EU refugee crisis heightens sex trafficking concerns, officials warn

Surge in women and girls from West Africa crossing the Mediterranean alarms migration officials

The International Organization for Migration (IOM) on Tuesday called on governments to more closely monitor sex trafficking and lend specialized assistance to the 1.5 million refugees expected to enter the European Union this year, warning of a surge in sexual assault against women being smuggled across the Mediterranean Sea from West Africa.

The IOM reported that tens of thousands of people continue to pour into Europe each day, but the group expressed particular concern for the fate of women, who are increasingly representing a larger percentage of refugees. IOM said last week that 4,371 women and girls from Nigeria have reached Italy since January. Most of them — about 80 percent, according to IOM — were trafficked and became victims of sexual violence.

"Over the past few months we have observed an exponential rise in sea arrivals of African women, mainly from Nigeria," IOM's Federico Soda said in a statement.

About 710,000 people, most fleeing violence in Iraq, Syria and Eritrea, have crossed into the EU this year, according to the EU border agency Frontex. About 3,000 people have died during the attempt.

Roughly 13 percent of refugees traveling toward Europe are women, according to the United Nations. Of those, some 4,200 are estimated to be pregnant and another 1,400 "at risk of sexual violence."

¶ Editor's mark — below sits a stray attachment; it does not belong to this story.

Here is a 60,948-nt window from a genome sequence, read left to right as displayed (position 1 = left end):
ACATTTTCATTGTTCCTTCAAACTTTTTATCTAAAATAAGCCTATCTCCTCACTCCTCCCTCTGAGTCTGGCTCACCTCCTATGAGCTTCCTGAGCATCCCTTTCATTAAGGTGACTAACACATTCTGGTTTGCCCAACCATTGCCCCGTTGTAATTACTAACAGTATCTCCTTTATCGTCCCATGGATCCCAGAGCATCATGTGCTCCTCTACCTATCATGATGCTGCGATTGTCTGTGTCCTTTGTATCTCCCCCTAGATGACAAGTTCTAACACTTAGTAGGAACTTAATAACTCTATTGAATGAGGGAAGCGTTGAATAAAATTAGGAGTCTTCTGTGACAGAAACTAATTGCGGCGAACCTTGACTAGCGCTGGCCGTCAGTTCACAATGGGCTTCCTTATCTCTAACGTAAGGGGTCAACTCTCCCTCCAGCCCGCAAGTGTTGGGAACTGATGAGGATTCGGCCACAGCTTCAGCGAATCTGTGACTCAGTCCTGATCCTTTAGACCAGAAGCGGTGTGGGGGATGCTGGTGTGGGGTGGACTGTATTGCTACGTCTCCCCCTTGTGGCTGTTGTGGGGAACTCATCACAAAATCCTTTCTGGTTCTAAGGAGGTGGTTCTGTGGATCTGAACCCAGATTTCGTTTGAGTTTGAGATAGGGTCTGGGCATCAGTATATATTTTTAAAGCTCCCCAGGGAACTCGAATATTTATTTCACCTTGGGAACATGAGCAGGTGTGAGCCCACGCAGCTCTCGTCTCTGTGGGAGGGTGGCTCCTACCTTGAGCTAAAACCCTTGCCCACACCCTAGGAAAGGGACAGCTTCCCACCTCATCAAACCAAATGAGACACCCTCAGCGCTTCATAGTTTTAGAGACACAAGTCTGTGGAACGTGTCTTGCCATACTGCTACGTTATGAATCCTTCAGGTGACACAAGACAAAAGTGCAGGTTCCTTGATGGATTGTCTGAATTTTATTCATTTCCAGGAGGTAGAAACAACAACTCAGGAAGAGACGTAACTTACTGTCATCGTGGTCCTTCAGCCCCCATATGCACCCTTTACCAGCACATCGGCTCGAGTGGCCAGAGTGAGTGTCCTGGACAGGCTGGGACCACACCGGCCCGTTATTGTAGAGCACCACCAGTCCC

But with the prospect of more women and girls arriving, governments and aid groups need to adapt to the needs of the changing demographic, the IOM said. The group called on Italy to open more reception centers for women and to spend more resources against sex trafficking.

Viriri added authorities should also be more attuned to the needs of other vulnerable refugees such as unaccompanied minors and disabled people making their way to Europe.

“We do need to look more at the kind of specialist support that’s needed,” said Itayi Viriri, an IOM spokesman in Geneva. “We certainly need to find out more to make sure that people who do need extra help are given that help.”

On Sunday, the United Nations echoed those sentiments. The U.N.'s Global Initiative to Fight Human Trafficking called on European authorities to improve screening for trafficking victims and protect more vulnerable refugees.

“It is imperative today to acknowledge that not only specific anti-trafficking policies but all related policies and especially migration policies must be consistent with the priority of preventing and eradicating trafficking and exploitation,” Maria Grazia Giammarinaro, the U.N. Special Rapporteur on trafficking in persons, especially women and children, said in a statement.

With wire services

Related News

Find Al Jazeera America on your TV

Get email updates from Al Jazeera America

Sign up for our weekly newsletter

Get email updates from Al Jazeera America

Sign up for our weekly newsletter